The weather was so perfect and we could not have asked for a better day for a walking tour. We started at 11:00 am with group of 12 people and finished around 2:30. The total cost was around $35 each. It is a fantastic bargain and a great way to see Chapel Hill. Here is the list of places we stopped.
1. Neal's Deli
We sampled homemade pastrami and corned beef sandwiches. Their meat was bursting with flavor and absolutely delicious. They purchase Meyer beef from Iowa and brine the beef for seven days then braise. For Pastrami, they dry the meat in the refrigerator, smoke and add spices like coriander, and juniper berries are pressed in. Their pastrami was deliciously fatty and great with their soft rye bread made by the Guglehof bakery in Durham. For corned beef, they use honey and allspice in the brine.
Neal's Deli's Menu; Neal?; pastrami sandwich; corned beef sandwich
100E. Main Street
2. Carrboro Farmer's Market
Carborro Farmer's Market is supposed to be one of the best in the country but I guess November is not the best time for the Farmer's Market. I was expecting more vendors but it was not the case. We visited three vendors in the market.
Chapel Hill Creamery : They have 26 corn and hay fed cows in their 30 acre farm. We tested two cheeses. Asiago, raw milk cheese which is aged 1 year, and Farmer's cheese which is not aged. I liked their farmer's cheese which was very creamy and tasted like ricotta cheese.
Benjamin Winery : We tested their four different wines. Chardonnay, Norton, Merlot, Scuppernong and Hunt. The most interesting one was Seppernong which is a sweet wine traditionally made by the people of Appalachia. They are usually homemade wines but you can find them bottled in the stores these days.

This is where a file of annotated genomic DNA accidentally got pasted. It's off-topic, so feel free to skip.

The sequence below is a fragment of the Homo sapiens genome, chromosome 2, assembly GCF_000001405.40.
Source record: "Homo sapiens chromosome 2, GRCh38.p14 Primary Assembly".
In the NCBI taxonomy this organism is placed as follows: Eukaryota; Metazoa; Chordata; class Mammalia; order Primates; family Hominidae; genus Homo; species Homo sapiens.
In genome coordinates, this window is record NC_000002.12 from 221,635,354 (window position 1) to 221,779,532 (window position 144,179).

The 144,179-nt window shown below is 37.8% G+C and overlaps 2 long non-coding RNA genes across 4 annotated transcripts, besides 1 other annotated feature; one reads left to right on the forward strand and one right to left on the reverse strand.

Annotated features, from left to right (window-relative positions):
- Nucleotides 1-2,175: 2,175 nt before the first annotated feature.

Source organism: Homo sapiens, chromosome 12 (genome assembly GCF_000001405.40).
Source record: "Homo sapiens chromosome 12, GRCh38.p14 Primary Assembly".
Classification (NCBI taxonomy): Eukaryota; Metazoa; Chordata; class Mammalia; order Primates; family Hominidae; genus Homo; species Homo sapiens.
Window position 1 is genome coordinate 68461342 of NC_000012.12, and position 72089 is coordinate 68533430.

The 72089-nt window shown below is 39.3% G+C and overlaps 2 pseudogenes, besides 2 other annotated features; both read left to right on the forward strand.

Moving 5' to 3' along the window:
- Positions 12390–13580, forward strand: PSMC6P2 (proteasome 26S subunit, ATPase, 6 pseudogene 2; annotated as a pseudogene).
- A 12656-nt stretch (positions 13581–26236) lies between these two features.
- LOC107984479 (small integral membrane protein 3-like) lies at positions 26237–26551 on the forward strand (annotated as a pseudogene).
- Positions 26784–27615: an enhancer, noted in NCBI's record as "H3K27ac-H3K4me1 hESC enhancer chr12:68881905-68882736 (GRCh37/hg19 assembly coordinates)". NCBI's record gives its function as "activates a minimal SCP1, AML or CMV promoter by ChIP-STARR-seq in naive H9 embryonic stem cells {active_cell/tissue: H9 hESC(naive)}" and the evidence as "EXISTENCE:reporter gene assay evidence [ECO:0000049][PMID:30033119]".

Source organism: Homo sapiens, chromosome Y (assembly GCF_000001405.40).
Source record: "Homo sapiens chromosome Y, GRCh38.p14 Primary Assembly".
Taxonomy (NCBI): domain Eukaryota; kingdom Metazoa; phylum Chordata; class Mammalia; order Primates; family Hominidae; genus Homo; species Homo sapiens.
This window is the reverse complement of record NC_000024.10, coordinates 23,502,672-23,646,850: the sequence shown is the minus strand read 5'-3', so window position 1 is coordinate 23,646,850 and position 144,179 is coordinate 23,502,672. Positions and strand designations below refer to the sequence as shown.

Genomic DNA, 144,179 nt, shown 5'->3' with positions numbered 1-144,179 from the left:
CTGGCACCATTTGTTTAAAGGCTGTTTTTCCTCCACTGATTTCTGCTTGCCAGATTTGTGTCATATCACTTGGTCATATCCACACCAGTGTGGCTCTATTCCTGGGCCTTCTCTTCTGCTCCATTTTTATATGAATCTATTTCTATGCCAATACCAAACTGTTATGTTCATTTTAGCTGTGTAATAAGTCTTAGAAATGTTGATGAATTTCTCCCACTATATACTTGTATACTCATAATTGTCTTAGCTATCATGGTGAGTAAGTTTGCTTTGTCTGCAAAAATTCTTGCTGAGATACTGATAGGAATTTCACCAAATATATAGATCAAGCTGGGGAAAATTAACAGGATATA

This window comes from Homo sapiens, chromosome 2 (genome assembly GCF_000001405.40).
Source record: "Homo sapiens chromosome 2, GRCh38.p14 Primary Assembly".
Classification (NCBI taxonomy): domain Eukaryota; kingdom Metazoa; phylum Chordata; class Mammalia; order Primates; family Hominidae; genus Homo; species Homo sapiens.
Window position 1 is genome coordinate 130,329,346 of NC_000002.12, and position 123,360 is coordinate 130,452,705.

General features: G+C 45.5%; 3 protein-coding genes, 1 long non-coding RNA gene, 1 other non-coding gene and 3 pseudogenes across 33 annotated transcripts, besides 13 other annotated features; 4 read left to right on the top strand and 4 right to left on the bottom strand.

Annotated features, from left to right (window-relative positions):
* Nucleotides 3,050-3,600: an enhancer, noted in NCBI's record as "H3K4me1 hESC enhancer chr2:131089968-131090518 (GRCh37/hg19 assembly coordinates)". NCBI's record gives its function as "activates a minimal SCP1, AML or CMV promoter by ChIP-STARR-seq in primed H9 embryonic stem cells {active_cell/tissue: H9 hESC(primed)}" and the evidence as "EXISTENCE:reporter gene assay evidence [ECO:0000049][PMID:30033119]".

Alfred : Pecan and Oriental persimmons farmer.
We tasted their wonderful Japanese persimmons and chocolate pecan chewy. Later, we also had his wonderful pecan pie at the Carrboro Beverage Co. with beer.
Carrboro Farmer's Market
3. Carrboro Beverage Company
This liquor store specializes in beer and is owned by Tylers Tap Room, a famous tavern in Durham and elsewhere. They have all kinds of micro beer. We tried Old Rasputin Russian Imperial Stout, Tye Hatter, Wolavers Pumpkin and Claymore Scotch. We had a big piece of pecan pie from Alfred with the Old Rasputin Russian Imperial Stout. They were great together.
Carrboro Beverage Company
102A E. Main Street
The next stop was Acme. The chef fixed us a coconut beignet with cardamom sauce. He served them very hot so it was quite good. However, It was about five minutes after we washed down the big slice of pecan pie with beer so it was quite hard for me to enjoy this beignet as much as I would have liked. So many sweets in a row!
110 East Main Street
We moved on to Jessee's. They have a large selection of coffee beans (and coffee) which they roast themselves at the back of the shop. But I can't tell how great they are because I did not get to try them. Instead, They served us a small slice of flatbread and glass of white wine at their wonderful patio. They have a coffee tree which I have never seen and I thought it was really cool.
401 E. Main Street
6. Miel Bon Bons